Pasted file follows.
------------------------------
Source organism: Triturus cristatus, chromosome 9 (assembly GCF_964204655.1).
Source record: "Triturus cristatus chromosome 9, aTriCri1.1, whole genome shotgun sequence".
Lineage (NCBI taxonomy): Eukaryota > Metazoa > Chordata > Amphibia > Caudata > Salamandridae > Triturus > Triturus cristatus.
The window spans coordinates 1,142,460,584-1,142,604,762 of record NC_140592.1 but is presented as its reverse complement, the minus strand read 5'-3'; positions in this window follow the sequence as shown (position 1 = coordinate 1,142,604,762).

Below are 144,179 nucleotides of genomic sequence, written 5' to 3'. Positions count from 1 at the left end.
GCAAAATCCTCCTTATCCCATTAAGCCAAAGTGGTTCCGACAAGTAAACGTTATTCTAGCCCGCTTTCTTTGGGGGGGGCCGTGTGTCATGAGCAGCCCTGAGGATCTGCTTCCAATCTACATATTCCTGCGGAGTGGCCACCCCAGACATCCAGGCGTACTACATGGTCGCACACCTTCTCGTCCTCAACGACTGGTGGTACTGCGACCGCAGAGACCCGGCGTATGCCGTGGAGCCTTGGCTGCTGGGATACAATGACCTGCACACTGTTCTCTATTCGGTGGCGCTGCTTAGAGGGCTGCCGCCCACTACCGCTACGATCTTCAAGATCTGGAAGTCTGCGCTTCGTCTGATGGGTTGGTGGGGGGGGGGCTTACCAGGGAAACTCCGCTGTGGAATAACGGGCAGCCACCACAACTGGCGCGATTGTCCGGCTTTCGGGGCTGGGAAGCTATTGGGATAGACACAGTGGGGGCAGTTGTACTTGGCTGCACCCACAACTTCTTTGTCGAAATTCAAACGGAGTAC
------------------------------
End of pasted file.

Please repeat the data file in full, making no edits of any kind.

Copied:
Source organism: Triturus cristatus, chromosome 9 (assembly GCF_964204655.1).
Source record: "Triturus cristatus chromosome 9, aTriCri1.1, whole genome shotgun sequence".
Lineage (NCBI taxonomy): Eukaryota > Metazoa > Chordata > Amphibia > Caudata > Salamandridae > Triturus > Triturus cristatus.
The window spans coordinates 1,142,460,584-1,142,604,762 of record NC_140592.1 but is presented as its reverse complement, the minus strand read 5'-3'; positions in this window follow the sequence as shown (position 1 = coordinate 1,142,604,762).

Below are 144,179 nucleotides of genomic sequence, written 5' to 3'. Positions count from 1 at the left end.
GCAAAATCCTCCTTATCCCATTAAGCCAAAGTGGTTCCGACAAGTAAACGTTATTCTAGCCCGCTTTCTTTGGGGGGGGCCGTGTGTCATGAGCAGCCCTGAGGATCTGCTTCCAATCTACATATTCCTGCGGAGTGGCCACCCCAGACATCCAGGCGTACTACATGGTCGCACACCTTCTCGTCCTCAACGACTGGTGGTACTGCGACCGCAGAGACCCGGCGTATGCCGTGGAGCCTTGGCTGCTGGGATACAATGACCTGCACACTGTTCTCTATTCGGTGGCGCTGCTTAGAGGGCTGCCGCCCACTACCGCTACGATCTTCAAGATCTGGAAGTCTGCGCTTCGTCTGATGGGTTGGTGGGGGGGGGGCTTACCAGGGAAACTCCGCTGTGGAATAACGGGCAGCCACCACAACTGGCGCGATTGTCCGGCTTTCGGGGCTGGGAAGCTATTGGGATAGACACAGTGGGGGCAGTTGTACTTGGCTGCACCCACAACTTCTTTGTCGAAATTCAAACGGAGTAC